Computing stuff tied to the physical world

Pin I/O performance

In AVR, Hardware, Software on Jan 6, 2010 at 00:01

There was a discussion on the Arduino developer’s mailing list about the impact of a small change to the digitalWrite() function, and for some time I’ve been hearing that digitalWrite() has a huge amount of overhead.

Time to find out.

Here is the sketch I used to measure how often a pin I/O command can be issued using various mechanisms:

Screen shot 2010-01-05 at 11.42.53.png

The logic is that I’m counting how often the same command can be called between timer overflows, i.e. every 1024 ยตs (one byte, incrementing @ 16 MHz / 64), before the timer tick count changes again.

And here’s the sample output:

Screen shot 2010-01-05 at 11.42.14.png

There’s a small amount of jitter, which tells me the loops are syncing up almost exactly on the timer ticks. Interrupts have not been disabled, so the timer interrupt is indeed being serviced – once for each loop.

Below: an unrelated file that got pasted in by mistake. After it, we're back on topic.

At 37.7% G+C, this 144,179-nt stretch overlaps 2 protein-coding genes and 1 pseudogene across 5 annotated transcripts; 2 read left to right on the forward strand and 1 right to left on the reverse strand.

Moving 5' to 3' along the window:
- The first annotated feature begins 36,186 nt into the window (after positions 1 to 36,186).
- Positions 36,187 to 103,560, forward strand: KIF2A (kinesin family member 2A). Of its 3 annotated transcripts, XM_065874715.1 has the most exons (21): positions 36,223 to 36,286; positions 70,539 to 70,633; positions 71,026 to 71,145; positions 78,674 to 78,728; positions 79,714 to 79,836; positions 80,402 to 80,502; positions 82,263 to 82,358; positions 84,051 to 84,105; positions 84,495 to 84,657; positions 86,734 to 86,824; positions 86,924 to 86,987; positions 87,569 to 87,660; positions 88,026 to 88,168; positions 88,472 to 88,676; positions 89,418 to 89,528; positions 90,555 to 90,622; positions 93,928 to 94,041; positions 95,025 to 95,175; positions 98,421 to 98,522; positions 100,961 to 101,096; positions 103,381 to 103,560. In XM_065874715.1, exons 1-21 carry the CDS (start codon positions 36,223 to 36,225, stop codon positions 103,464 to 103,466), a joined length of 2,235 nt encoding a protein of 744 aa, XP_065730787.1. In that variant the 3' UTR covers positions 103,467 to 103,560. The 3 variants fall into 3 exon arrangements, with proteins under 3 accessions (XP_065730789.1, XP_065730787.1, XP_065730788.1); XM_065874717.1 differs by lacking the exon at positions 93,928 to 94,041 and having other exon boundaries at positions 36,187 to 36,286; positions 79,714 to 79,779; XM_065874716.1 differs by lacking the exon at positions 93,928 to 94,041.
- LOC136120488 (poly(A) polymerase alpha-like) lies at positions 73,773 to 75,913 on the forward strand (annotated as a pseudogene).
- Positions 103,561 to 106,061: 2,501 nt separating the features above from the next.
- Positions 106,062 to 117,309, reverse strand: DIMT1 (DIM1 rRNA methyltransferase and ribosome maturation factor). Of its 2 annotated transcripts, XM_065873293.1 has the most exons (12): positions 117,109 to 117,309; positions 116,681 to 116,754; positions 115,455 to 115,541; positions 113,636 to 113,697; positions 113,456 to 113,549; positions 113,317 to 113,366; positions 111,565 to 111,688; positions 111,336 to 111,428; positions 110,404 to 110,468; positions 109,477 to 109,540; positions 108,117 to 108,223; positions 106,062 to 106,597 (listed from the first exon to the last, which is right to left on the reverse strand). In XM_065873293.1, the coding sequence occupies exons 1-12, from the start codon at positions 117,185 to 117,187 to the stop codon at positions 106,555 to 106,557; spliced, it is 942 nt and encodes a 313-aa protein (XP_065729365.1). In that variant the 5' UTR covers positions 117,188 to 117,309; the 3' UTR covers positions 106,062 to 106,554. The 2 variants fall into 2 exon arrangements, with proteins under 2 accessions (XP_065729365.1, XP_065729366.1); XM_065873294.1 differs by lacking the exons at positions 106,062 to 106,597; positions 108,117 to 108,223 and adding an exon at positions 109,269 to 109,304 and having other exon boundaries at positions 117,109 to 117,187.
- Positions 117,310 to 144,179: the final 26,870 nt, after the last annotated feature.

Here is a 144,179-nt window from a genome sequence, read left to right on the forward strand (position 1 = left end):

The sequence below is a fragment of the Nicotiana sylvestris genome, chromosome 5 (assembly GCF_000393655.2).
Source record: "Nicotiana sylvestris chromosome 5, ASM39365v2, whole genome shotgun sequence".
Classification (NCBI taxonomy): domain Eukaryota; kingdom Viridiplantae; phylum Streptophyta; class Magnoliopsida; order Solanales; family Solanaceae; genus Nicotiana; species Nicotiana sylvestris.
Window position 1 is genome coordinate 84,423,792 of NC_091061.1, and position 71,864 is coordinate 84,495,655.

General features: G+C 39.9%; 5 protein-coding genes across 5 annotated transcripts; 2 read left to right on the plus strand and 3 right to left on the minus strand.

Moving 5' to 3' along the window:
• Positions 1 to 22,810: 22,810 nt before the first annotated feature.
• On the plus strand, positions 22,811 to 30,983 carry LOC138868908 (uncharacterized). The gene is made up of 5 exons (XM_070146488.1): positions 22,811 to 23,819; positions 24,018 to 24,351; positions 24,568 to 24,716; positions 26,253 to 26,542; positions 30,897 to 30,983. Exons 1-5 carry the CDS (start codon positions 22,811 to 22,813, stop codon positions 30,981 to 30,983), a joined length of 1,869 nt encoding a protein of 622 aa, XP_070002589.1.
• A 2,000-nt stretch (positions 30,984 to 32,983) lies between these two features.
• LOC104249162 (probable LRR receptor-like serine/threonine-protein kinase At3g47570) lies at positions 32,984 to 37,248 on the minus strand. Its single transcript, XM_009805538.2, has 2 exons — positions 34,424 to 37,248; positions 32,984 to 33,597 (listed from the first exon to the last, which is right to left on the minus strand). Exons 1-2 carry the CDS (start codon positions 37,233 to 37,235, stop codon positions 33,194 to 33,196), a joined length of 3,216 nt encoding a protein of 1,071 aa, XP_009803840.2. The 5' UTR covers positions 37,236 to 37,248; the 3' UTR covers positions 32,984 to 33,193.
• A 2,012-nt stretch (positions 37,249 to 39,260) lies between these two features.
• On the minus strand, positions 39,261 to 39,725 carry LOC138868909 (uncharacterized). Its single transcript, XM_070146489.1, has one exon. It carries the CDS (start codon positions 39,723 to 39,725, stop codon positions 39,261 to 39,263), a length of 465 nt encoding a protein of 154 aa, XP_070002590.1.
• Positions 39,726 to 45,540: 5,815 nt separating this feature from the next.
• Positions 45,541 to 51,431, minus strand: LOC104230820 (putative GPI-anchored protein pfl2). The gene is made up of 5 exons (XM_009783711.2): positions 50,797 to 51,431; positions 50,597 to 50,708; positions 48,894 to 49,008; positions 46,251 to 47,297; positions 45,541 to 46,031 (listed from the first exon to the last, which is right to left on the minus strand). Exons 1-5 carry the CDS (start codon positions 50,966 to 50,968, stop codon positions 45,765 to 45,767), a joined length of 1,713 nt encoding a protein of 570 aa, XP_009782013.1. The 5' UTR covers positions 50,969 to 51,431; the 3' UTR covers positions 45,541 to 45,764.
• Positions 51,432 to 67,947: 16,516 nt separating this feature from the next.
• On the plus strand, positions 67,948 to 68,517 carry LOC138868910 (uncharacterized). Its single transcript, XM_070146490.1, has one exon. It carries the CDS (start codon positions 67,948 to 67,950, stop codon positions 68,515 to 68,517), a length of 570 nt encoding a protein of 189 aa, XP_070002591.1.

What these values tell me, is that we can do about:

  • 10 analog 10-bit readings per millisecond with analogRead()
  • 128 pwm settings per millisecond with analogWrite()
  • 220 pin reads per millisecond with digitalRead()
  • 224 pin writes per millisecond with digitalWrite()
  • 1056 pin reads per millisecond with direct port reads
  • 1059 pin writes per millisecond with direct port writes

(I’ve corrected the counts by 1000/1024 to arrive at these millisecond values)

So the Arduino’s digital I/O in IDE version 0017 can do roughly 1/5th the speed of direct port access on a 16 MHz ATmega328.

But WAIT! – There’s a large systematic error in the above calculations, due to the loop overhead. It looks like the loop takes 1024000/1251 = 819 ns overhead, so the actual values are quite different: digitalRead() -> 3712 ns, direct port read -> 151 ns. Now the values are more like 1/25th!

So let’s redo this with more I/O in each loop iteration (all 4 ports):

Screen shot 2010-01-05 at 11.55.31.png

The sample output now becomes:

Screen shot 2010-01-05 at 11.56.59.png

With these results we get: one digitalRead() takes 4134 ns, one direct port read takes 83 ns (again correcting for 819 ns loop overhead). The conclusion being that digitalRead() is 50x as slow as direct port reads.

Which one is correct? I don’t know for sure. I retried the direct port read with 16 entries per loop, and got 67 ns, which seems to indicate that a direct port read takes one processor cycle (62.5 ns), as I would indeed expect.